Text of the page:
Deferred prosecution agreements: at what price?

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Some UK observers have regarded the US approach to corporate crime with a mixture of disdain and envy. Disdain because relatively unsupervised out-of-court deals and plea bargains somehow smack of impropriety and unfair pressure — the unseemly intrusion of the marketplace into our fastidious court system. Envy because of the large sums of disgorged profits that have swollen state coffers from ‘deferred prosecution agreements’ (DPAs).

No doubt attracted by the huge sums that can be saved by avoiding contested trials, the government perceives practical advantages in the cheap and swift resolution of financial crime, and so has decided to import this prosecuting tool from across the pond, albeit adapted for use in the UK. This is no surprise given these austere times, the prohibitive cost of prosecuting financial crime and the limited incentive for companies to self-report given that plea agreements provide no certainty of outcome.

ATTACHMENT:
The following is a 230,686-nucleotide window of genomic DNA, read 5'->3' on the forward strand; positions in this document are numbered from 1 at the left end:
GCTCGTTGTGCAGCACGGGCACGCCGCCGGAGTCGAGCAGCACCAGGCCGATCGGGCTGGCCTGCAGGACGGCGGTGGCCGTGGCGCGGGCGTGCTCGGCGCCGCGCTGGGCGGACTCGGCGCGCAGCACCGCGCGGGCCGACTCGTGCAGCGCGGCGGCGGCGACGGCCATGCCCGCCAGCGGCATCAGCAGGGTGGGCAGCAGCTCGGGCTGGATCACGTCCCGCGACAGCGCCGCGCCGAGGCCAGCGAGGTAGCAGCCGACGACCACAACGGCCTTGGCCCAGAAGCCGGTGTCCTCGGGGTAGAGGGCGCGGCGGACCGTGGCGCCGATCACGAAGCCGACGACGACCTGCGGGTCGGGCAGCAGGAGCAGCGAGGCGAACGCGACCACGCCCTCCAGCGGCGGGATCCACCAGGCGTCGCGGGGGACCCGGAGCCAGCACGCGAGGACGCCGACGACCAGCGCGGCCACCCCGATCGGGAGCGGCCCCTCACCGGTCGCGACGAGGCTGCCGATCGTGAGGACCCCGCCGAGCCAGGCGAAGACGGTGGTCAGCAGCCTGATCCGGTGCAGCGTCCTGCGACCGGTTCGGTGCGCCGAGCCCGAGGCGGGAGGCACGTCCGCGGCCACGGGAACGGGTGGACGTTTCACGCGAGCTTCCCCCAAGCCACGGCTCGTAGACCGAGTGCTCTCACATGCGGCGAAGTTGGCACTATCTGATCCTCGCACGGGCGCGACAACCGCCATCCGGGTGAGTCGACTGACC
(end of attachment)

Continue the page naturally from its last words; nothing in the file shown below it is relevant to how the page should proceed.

Against this background, Schedule 17 of the Crime and Courts Act 2013 has now been enacted. It introduces a framework for DPAs in the UK. Unlike its US cousin, the UK version requires active judicial consideration and approval of each DPA at every stage. Furthermore, fines and the confiscation of profit will not go straight to the prosecuting agency but rather to the government’s consolidated fund…

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